The Evolution of Emotion, Urge and Behavior

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'If intelligence sets us apart among organisms, then I think is probable that natural selection acted to

maximize the flexibility of our behavior. What would be more adaptive for a learning and thinking animal: genes

selected for aggression, spite an d xenophobia; or selection for learning rules that can generate aggression in

appropriate circumstances and peacefulness in others.' - Stephen Jay Gould, 1981

True enough, the plasticity of human behavior is a very important hallmark

of the species; one which has facilitated its spread into almost every

ecosystem on the planet. Yet, as correct as Gould's reasoning is; he is

overlooking some important perspecti ves.

For one; assuming that humans evolved from organisms which had

substantially less ability to learn ontogenicaly; it is hard to deny that there

must be, at least some residual effects of prior evolution present in modern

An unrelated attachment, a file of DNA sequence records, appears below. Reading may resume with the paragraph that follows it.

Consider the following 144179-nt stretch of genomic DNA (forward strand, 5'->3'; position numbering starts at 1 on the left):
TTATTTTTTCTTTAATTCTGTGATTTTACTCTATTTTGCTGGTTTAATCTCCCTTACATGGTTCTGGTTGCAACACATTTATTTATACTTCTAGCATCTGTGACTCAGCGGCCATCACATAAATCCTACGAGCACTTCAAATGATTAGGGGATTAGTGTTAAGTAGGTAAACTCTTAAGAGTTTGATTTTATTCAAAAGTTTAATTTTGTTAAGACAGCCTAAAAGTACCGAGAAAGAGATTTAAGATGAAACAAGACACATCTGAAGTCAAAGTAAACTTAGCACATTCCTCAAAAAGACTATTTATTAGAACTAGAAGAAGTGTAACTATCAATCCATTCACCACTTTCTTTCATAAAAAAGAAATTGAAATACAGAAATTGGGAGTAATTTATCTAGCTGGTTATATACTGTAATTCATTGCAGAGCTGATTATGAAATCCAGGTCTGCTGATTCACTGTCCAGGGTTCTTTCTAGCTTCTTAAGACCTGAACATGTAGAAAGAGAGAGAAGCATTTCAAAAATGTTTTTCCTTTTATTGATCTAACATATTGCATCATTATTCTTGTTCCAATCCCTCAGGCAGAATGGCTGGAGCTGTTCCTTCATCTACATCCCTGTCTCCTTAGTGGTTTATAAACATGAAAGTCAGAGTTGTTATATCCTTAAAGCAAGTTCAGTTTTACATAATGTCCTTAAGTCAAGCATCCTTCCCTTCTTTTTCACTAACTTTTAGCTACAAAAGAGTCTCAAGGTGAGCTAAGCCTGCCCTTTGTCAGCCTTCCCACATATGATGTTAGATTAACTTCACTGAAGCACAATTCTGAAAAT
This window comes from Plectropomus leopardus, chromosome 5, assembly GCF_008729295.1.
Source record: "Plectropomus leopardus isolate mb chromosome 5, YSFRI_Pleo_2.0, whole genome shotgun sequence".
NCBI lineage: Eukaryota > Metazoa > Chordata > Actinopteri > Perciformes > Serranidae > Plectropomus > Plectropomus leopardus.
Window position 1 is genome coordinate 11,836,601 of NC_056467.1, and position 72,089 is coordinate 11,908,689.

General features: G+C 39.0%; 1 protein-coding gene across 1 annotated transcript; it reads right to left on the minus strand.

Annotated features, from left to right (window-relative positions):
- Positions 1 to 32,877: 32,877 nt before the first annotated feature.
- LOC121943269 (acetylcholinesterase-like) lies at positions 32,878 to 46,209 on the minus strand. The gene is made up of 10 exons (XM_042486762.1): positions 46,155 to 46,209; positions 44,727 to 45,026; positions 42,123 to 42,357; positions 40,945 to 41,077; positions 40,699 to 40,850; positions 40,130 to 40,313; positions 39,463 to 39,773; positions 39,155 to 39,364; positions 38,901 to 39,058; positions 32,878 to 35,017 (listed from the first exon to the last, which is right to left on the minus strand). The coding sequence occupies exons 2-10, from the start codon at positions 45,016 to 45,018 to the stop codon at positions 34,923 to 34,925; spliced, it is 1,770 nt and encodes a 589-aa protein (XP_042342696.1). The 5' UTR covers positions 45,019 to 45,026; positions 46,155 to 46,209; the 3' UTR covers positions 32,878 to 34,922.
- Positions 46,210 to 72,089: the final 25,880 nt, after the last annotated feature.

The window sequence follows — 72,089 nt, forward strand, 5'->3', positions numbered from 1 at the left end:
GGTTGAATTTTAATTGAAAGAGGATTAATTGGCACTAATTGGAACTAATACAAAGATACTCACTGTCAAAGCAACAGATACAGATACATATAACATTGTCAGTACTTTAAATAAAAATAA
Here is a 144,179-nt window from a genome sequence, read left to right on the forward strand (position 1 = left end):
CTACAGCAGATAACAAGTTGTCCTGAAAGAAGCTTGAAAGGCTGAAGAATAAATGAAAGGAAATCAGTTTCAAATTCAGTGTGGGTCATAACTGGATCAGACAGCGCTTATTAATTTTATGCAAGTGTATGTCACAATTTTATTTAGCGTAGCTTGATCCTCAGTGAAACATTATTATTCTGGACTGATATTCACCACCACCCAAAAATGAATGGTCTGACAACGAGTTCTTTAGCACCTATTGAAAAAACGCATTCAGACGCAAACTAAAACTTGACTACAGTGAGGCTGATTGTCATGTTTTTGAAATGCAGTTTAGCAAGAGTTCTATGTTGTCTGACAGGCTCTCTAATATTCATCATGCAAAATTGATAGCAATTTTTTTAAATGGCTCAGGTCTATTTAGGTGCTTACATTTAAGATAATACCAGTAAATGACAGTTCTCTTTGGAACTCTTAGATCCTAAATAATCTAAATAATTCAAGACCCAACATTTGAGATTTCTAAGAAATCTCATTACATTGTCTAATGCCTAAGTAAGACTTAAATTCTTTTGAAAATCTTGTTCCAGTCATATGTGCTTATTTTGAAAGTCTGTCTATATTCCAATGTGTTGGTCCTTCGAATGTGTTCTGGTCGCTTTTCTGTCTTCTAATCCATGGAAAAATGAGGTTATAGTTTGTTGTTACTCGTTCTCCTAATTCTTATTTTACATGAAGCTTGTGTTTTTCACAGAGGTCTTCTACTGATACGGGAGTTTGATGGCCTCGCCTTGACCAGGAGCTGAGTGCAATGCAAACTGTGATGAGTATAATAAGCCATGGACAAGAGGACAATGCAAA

human behavior. It seems highly un likely that the behavior of humanity,

however malleable, has completely escaped the slow progressive influence of

genetic selection.

If human behavior is learned, and is fully controlled by the 'freewill' of the

individual, then why is it so well geared to adaptive, gene promoting action?

Is it by random chance that humans the world over choose to feel painfully

jealous if their mate leaves them for another or anguished at the loss of a

child? Did every culture in the world independently just happen to feel

aversion to incest and create taboos against it?

Humans don't learn to get hungry when their bodies need sustenance; they

get an urge that influences their behavior in an unarguably adaptive manner.

People are averted by spoiled food because it smells bad. Rotten food smells

bad because it sickened an d killed all those who did not mind its odor. There

is nothing in the...